A simple combinatorics problem

To break the long hiatus, I’m going to solve a short combinatorics problem extracted from “A Walk Through Combinatorics”:

Find all positive integers a < b < c such that \frac{1}{a} + \frac{1}{b} + \frac{1}{c} = 1.

As a is the smallest of the three integers, we know that \frac{1}{a} will be the bigger of the three fractions. The three fractions must add to one and they must be different, so \frac{1}{a} must be equal to \frac{1}{2}. Rewriting the restriction using this newly found knowledge:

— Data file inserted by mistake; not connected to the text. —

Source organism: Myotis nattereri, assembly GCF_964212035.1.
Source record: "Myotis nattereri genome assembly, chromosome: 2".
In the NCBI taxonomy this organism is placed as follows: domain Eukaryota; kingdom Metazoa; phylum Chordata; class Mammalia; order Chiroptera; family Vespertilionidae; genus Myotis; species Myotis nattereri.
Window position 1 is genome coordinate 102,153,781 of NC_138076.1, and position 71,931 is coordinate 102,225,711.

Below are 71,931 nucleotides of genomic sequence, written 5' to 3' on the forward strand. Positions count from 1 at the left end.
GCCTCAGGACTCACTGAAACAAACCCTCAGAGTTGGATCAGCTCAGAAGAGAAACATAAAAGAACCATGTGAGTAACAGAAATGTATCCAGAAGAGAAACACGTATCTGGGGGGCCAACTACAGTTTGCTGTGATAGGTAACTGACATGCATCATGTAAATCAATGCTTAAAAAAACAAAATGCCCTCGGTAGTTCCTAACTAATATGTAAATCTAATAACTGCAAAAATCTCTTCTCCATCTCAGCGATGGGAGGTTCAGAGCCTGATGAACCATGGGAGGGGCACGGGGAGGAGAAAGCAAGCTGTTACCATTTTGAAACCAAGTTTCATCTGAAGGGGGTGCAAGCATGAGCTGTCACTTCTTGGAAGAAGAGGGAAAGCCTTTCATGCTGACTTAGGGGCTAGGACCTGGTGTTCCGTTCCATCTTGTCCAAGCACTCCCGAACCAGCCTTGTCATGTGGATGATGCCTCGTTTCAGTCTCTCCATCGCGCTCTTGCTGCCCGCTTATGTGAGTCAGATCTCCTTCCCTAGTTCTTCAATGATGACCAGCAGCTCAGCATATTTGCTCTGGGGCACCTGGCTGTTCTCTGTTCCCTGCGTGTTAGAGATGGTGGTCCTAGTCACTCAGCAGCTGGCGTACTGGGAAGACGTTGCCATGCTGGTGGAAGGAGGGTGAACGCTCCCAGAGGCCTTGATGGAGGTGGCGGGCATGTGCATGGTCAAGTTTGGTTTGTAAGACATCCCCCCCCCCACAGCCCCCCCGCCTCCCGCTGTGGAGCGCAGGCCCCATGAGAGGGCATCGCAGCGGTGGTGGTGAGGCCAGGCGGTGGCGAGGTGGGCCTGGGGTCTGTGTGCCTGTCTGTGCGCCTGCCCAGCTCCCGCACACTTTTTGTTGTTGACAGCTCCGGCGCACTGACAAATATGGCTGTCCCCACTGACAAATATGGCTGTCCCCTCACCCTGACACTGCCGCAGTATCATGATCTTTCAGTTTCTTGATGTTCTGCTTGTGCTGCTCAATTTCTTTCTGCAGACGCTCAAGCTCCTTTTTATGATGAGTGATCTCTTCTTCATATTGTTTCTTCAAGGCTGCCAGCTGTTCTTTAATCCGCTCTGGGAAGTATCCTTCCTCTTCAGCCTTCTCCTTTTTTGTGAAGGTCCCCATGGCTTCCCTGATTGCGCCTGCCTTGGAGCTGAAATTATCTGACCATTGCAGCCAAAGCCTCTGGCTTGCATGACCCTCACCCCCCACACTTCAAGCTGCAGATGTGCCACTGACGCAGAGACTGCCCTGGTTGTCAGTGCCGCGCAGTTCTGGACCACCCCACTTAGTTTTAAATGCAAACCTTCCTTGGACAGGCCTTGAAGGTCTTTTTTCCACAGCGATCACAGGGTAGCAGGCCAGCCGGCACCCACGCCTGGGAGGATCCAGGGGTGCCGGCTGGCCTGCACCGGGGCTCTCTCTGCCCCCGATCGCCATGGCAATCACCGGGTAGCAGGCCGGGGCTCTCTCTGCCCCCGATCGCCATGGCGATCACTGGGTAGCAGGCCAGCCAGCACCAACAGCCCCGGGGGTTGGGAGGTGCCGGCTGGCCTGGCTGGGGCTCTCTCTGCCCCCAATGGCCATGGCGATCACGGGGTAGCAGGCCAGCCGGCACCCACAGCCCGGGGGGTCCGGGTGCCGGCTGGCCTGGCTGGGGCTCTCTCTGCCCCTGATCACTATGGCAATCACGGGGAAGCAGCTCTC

\displaystyle \frac{1}{2} + \frac{1}{b} + \frac{1}{c} = 1

\displaystyle \frac{1}{b} + \frac{1}{c} = \frac{1}{2}.

b must be greater than 2, but it cannot be bigger than 3 because, otherwise,

\displaystyle \frac{1}{b} + \frac{1}{c} \leq \frac{1}{4} + \frac{1}{5} = \frac{9}{20} < \frac{1}{2}.

Then we have b = 3 and

\displaystyle c = \frac{1}{1 - \frac{1}{2} - \frac{1}{3}} = 6.

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